Western Journal of Emergency Medicine: Integrating Emergency Care with Population Health
Multimedia Education Increases Elder Knowledge of Emergency Department Care
- Author(s): Terndrup, Thomas E
- Ali, Sameer
- Hulse, Steve
- Shaffer, Michele
- Lloyd, Tom
- et al.
Published Web Locationhttps://doi.org/10.5811/westjem.2012.11.12224
Introduction: Elders who utilize the emergency department (ED) may have little prospective knowledge of appropriate expectations during an ED encounter. Improving elder orientation to ED expectations is important for satisfaction and health education. The purpose of this study was to evaluate a multi-media education intervention as a method for informing independently living elders about ED care. The program delivered messages categorically as, the number of tests, providers, decisions and disposition decision making.
Methods: Interventional trial of representative elders over 59 years of age comparing pre and post multimedia program exposure. A brief (0.3 hour) video that chronicled the key events after a hypothetical 911 call for chest pain was shown. The video used a clinical narrator, 15 ED health care providers, and 2 professional actors for the patient and spouse. Pre- and post-video tests results were obtained with audience response technology (ART) assessed learning using a 4 point Likert scale.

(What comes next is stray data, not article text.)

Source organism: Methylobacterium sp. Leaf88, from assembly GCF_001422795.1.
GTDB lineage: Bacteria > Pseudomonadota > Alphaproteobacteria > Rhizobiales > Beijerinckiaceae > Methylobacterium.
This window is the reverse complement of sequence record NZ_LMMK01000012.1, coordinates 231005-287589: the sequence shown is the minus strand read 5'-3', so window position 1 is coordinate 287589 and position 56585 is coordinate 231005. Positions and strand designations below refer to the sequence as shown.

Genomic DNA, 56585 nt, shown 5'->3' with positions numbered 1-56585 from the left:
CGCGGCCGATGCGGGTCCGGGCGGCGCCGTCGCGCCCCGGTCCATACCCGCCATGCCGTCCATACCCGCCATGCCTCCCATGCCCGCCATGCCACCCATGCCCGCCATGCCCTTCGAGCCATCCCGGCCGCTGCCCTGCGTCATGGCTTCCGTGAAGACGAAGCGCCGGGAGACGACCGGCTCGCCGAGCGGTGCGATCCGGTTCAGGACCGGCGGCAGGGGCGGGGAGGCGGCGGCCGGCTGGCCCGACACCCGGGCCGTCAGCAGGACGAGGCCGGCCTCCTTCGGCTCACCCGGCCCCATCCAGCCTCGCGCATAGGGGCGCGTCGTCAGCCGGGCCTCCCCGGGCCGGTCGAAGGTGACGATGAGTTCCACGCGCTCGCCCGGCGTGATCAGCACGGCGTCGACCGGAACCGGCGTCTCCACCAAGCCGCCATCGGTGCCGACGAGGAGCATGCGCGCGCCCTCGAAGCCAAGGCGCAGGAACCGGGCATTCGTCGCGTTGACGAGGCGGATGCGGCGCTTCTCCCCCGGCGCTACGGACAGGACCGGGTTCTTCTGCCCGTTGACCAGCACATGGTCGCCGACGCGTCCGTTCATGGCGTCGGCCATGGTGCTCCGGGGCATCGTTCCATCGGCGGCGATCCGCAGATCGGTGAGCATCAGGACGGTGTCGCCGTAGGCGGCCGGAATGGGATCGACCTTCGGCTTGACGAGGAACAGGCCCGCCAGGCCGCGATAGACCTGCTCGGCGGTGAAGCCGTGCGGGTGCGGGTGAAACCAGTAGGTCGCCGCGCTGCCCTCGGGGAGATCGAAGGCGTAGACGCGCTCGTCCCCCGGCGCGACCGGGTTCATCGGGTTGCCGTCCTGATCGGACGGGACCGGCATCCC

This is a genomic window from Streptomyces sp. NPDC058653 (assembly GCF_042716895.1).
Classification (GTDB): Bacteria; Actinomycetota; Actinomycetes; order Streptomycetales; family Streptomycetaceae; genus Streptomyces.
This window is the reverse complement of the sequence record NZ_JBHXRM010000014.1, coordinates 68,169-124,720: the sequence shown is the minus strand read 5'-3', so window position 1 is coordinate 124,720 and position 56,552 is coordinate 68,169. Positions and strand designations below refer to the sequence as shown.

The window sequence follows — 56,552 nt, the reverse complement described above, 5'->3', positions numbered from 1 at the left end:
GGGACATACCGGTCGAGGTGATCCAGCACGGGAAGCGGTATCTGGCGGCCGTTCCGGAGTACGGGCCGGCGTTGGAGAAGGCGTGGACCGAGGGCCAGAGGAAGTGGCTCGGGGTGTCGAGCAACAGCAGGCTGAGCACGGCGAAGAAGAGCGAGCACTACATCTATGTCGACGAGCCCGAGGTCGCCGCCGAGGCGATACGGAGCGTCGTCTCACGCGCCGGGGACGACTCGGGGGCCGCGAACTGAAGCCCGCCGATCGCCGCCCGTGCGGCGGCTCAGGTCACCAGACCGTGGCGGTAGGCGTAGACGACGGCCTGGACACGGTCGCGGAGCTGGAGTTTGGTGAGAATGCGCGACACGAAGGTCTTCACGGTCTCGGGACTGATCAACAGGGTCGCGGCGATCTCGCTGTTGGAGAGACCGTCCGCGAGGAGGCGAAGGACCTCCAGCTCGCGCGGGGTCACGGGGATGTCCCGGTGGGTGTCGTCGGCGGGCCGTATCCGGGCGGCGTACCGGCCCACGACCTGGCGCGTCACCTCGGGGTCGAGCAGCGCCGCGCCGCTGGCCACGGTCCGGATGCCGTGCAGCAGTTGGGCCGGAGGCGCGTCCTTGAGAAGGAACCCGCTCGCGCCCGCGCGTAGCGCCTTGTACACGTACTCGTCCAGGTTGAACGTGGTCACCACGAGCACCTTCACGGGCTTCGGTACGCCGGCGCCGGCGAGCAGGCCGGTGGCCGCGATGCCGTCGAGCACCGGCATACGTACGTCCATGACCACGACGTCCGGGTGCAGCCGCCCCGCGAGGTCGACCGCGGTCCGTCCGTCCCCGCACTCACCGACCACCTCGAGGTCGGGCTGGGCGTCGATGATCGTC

Results: Valid data from 142 participants were analyzed pre to post rankings (Wilcoxon signed-rank tests). The following four learning objectives showed significant improvements: number of tests expected [median differences on a 4-point Likert scale with 95% confidence intervals: 0.50 (0.00, 1.00)]; number of providers expected 1.0 (1.00, 1.50); communications 1.0 (1.00, 1.50); and pre-hospital medical treatment 0.50 (0.00, 1.00). Elders (96%) judged the intervention as improving their ability to cope with an ED encounter.
Conclusion: A short video with graphic side-bar information is an effective educational strategy to improve elder understanding of expectations during a hypothetical ED encounter following calling 911. [West J Emerg Med 2013;14(2):132-136.]